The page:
the writings on my skin: things you shouldn’t assume about black women with tattoos

November 21, 2016

What is the first thing that comes to mind when you see a person of color with tattoos?

If you’re a person with tattoos you have probably seen, witnessed, or been a victim of the badgering questions. Maybe you have endured nonconsensual touch, by a person trying to get a better view of your tattoo. Besides the typical questions of “What will that look like when you get older,” or “Why would you ruin your skin,” ignorance also comes in the form of discrimination and even colorism. I recently googled “Black Women and Tattoos,” and it’s disappointing to see articles from men in the African American community classifying women with tattoos as “ghetto,” “trashy,” and even “masculine,” especially if they had tattoos on the chest and/or forearms. Recently I also listened to a rant from an African American Youtuber who bluntly labeled women as “beasts,” if they had any tattoos on their chest.

As a heavily tattooed woman, these stereotypes and accusations not only exploits women, but setbacks the African American community and the rich culture of tattoos since the times of scarification. Also, women have been objects of sexual exploitation for centuries, especially with body art that unfortunately can attract unwanted street harassment and non-consensual touching. Our art is a part of who we are, therefore women are not for public property or simply for the male graze. African American women with tattoos are not “aliens,” in society and need to be treated as human beings, and not just aesthetics.

By Shaunese Johnson, AFROPUNK contributor

1. Admire afar, but don’t touch.
Just like it’s unacceptable to touch a black woman’s hair, or rub a pregnant woman’s stomach without asking, the same goes for women with tattoos. Women have a right to consent, and a sense of social awareness and bodily space is essential. Tattoos aren’t an open invitation to be grabbed, touched, and caressed at free will.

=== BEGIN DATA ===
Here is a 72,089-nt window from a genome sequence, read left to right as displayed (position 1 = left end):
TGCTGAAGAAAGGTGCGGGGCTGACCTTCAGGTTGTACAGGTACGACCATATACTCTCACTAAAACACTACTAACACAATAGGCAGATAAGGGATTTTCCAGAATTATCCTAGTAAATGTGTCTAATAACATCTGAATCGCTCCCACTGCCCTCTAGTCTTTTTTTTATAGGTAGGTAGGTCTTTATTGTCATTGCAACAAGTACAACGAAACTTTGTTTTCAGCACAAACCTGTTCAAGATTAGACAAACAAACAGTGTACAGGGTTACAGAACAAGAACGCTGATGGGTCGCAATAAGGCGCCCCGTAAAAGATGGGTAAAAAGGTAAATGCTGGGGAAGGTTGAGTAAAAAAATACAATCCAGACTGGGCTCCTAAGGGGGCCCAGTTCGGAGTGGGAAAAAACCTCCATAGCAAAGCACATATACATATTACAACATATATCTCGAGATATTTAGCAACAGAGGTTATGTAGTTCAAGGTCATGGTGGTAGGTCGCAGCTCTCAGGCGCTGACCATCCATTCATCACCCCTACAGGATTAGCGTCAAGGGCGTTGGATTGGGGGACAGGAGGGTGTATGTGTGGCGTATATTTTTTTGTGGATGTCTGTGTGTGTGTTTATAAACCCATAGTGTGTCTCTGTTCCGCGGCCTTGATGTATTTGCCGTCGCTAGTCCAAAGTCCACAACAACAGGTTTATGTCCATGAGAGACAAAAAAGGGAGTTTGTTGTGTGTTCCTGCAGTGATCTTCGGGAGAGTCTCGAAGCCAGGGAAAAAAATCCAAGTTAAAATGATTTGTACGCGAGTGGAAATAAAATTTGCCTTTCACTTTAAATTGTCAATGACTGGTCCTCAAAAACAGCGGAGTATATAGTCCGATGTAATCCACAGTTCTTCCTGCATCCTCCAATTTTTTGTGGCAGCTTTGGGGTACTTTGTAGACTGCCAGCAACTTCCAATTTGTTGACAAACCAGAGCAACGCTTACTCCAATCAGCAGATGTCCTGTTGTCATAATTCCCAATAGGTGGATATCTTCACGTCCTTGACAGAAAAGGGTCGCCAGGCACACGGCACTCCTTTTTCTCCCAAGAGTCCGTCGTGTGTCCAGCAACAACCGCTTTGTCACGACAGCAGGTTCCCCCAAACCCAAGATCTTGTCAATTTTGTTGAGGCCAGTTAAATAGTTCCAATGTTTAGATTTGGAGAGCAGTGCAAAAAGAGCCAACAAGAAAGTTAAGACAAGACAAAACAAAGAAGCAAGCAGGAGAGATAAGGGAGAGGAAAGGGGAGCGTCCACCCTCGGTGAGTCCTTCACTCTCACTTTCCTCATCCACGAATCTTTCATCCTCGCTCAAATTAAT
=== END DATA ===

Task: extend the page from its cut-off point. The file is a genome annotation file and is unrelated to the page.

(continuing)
2. Tattoos don’t define a woman’s work ethic.
Women are now breaking down barriers, especially when it comes to the workplace. Women are now CEO’s, doctors, lawyers, owners, etc. Women who have tattoos shouldn’t be judged as “lazy,” or seen as a potential “nuisance,” to society. Corporate America is not full of people with open and discreet tattoos.

3. Womanism is greatly wanted and needed
Even in the 21st century aspects of the female body are viewed as “unacceptable,” unless it pertains to male pleasure. Black women have become targets of being “masculine,” “classless,” or even “too dark,” to have tattoos. Womanism comes into play, by embracing and addressing a woman’s natural contribution to society without labels and/or stereotypes. Womanism also fights for equality of black woman, especially from the oppression of black men and other outside forces. Even though feminism has been addressed for centuries, the world needs more black women to create their own definition of womanhood. With this being said self-expression comes in various forms, and should therefore be respected at all costs.

When admiring a woman’s tattoos or questioning her reasons, keep in mind and be aware tattooing is an art. A woman’s art regardless of the form, is a reflection of her reality. Learn the art of mindfulness, and instead of creating stereotypes or oversexualizing tattoos, try to understand the meaning behind them without judgement. Black women already suffer enough, therefore be the uplifting force and admire the creativity of her body and her soul.

Picture credit: @whitney.wantsafox by @shotbytheoz